Dates and Venue 8 November – 1 December 2013, Thurs – Sun 8pm (2pm matinees on 17 Nov & 1 Dec) | Jericho Arts Centre
Director Bernard Cuffling Set Design Todd Parker Costume Design Catherine E. Carr Lighting Design Lauren Stewart Sound Design Neil Griffith Stage Manager Zak Vescera
Reviewer John Jane
Octogenarian Canadian playwright and author Ron Blicq’s simply titled play Closure is, despite the United Players poster of a de Havilland Mosquito, less of a war story than it is about kinship.
Donald Barlow is one of roughly 30,000 born as a result of a relationship between a British civilian mother and a visiting Canadian serviceman stationed in the U.K. during WWII. The play opens with the middle-age Englishman convening a close family gathering to discuss embarking on an effort to determine the identity of his biological father.
Through the subsequent probing of the fictitious agency, “Connection Closure” Barlow discovers that the father, who has yet to learn of his son’s existence, is Gordon Devereaux and is alive and living in Vancouver. When the former Canadian Air Force pilot is confronted with this revelation, his reaction is notably hostile, initially refusing to believe, then refusing to accept involvement. The cantankerous senior has “closed the door” on his wartime experience, but hasn’t counted on a new friendship with great-grandson Gordie.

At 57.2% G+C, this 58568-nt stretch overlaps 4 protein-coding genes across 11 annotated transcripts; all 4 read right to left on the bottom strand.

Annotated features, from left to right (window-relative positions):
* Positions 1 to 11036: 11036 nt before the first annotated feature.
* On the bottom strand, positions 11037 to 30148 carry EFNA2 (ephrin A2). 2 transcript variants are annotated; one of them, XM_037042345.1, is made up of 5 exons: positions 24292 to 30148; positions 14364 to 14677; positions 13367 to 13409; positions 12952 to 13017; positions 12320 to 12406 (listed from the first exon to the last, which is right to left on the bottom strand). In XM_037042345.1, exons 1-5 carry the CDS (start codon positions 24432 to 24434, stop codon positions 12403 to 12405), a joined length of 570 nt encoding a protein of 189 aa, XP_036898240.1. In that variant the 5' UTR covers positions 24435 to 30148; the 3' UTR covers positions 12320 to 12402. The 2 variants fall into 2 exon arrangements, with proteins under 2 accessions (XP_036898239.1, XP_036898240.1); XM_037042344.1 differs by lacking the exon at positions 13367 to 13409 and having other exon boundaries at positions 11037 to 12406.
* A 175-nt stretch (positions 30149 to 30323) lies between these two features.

The audience seemed to love Amitai Heyl, who shares the role of nine-year-old Gordie Summers with his brother Jonah. He brings appropriate precociousness to an integral character. Laura Miller turns in an earnest performance as Claire Summers, a journalist with a personal agenda; although, she looks (and is) too young to be a mother of a nine-year-old son. It’s only a year since a saw Ms. Miller in a student production of Dancing at Lughnasa. She was impressive then as Chris Mundy and is obviously now fulfilling earlier potential.
Donald’s wife Daphne is the play’s weakest character, but that is hardly the fault of Kate Robbins who does her best to bring sympathy to the role. Veteran actor and actual great-grandfather John Burnside is perfect as ex-serviceman Gordon Devereaux. His second act soliloquy provides us with the pathos of an unwilling participant in a world changing event.
Director Bernard Cuffling prefers a light hand on the actor’s movements, yet maintains an even pace throughout the play’s 100 minute run.
Todd Parker’s detailed duplex set, separated by a central stage entrance, allows the audience to easily follow the action as it switches between the Barlow’s home in Nottingham, England and the Devereaux’s home in Vancouver. The main fault I found with the staging and seating arrangement was that if you had a good sight-line for one side, you likely had a poor sight-line for the other.
Closure is an emotional odyssey for audiences, and (probably) for this ensemble cast. The ending is perhaps somewhat predictable, though nonetheless worthwhile reaching.
© 2013 John Jane